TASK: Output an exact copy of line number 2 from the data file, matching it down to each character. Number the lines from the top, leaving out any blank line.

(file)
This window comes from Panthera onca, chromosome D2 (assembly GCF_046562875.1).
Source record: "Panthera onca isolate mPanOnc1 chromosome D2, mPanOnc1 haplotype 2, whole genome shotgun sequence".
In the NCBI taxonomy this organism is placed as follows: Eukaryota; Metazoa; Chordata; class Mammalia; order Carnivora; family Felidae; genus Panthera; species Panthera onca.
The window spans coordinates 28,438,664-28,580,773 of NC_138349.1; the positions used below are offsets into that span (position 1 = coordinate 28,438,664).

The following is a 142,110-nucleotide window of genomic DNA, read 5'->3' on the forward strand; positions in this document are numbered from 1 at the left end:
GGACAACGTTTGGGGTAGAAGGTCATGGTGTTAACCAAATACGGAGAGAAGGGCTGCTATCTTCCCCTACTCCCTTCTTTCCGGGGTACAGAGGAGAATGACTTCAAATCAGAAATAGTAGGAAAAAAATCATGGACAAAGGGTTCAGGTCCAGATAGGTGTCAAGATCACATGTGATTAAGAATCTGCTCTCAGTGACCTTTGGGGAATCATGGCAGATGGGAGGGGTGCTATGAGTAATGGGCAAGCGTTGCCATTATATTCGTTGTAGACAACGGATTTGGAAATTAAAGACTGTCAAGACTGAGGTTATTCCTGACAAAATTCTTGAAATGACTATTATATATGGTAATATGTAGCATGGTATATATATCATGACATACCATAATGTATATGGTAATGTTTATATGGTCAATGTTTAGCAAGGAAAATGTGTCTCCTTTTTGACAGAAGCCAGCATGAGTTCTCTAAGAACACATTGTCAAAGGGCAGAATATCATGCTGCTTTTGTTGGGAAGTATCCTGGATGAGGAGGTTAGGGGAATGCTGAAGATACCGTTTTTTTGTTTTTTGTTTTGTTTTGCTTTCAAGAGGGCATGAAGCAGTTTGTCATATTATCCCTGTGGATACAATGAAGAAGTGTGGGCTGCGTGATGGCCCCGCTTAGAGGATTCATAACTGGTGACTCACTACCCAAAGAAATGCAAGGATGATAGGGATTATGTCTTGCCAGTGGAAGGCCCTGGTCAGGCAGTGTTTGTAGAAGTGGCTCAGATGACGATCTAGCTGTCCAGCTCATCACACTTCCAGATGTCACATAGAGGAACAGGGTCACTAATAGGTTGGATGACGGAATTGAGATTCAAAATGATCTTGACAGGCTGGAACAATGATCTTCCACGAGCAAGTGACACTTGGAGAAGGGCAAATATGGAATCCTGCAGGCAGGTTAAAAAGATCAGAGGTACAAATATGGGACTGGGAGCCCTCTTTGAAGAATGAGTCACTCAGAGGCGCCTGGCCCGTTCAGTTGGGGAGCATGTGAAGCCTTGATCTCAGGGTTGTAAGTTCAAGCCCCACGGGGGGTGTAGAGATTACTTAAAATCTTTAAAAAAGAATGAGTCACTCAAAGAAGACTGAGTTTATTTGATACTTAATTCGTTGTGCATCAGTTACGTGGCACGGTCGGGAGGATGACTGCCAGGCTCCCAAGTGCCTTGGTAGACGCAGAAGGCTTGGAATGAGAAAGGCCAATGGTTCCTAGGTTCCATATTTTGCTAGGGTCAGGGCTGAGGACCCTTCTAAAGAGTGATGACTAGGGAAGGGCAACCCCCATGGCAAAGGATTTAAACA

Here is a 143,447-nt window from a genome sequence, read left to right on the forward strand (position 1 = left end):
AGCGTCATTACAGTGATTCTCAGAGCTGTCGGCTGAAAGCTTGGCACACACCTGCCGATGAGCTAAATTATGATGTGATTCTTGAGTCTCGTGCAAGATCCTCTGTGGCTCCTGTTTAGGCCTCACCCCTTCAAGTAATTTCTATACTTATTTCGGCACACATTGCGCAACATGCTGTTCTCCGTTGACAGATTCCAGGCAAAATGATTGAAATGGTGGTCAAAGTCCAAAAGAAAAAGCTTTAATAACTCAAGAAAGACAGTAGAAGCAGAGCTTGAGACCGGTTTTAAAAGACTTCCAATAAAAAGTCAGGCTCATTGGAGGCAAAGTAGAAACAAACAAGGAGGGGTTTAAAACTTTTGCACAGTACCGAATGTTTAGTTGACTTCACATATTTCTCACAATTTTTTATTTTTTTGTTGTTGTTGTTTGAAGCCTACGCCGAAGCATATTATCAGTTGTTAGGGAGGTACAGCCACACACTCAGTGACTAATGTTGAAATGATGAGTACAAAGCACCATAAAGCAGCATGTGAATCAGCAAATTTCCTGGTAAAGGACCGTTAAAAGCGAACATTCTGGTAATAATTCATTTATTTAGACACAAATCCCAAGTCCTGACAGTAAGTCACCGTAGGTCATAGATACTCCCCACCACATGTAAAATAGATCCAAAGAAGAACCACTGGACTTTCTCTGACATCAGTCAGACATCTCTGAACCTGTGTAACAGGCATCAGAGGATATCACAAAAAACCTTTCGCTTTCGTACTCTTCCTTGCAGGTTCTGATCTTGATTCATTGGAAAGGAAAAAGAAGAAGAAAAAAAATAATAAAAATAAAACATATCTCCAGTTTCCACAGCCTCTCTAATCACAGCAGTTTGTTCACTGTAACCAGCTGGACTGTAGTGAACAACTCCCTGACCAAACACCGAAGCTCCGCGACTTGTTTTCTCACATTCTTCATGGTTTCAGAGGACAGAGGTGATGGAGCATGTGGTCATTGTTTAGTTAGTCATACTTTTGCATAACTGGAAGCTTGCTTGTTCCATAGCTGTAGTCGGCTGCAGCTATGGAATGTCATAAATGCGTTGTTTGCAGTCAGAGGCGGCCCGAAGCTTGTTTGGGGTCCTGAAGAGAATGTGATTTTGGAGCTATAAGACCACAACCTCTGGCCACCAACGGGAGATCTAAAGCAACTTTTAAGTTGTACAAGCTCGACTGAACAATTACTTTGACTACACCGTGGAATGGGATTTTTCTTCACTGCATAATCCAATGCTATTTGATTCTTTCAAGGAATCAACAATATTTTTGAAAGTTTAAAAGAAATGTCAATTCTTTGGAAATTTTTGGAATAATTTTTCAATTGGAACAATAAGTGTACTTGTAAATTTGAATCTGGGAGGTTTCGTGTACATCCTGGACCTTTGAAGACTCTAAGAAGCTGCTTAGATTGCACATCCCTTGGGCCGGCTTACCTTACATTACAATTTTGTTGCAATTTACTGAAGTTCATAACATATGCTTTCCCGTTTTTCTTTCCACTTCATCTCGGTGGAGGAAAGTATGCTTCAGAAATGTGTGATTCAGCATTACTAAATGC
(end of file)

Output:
Source record: "Panthera onca isolate mPanOnc1 chromosome D2, mPanOnc1 haplotype 2, whole genome shotgun sequence".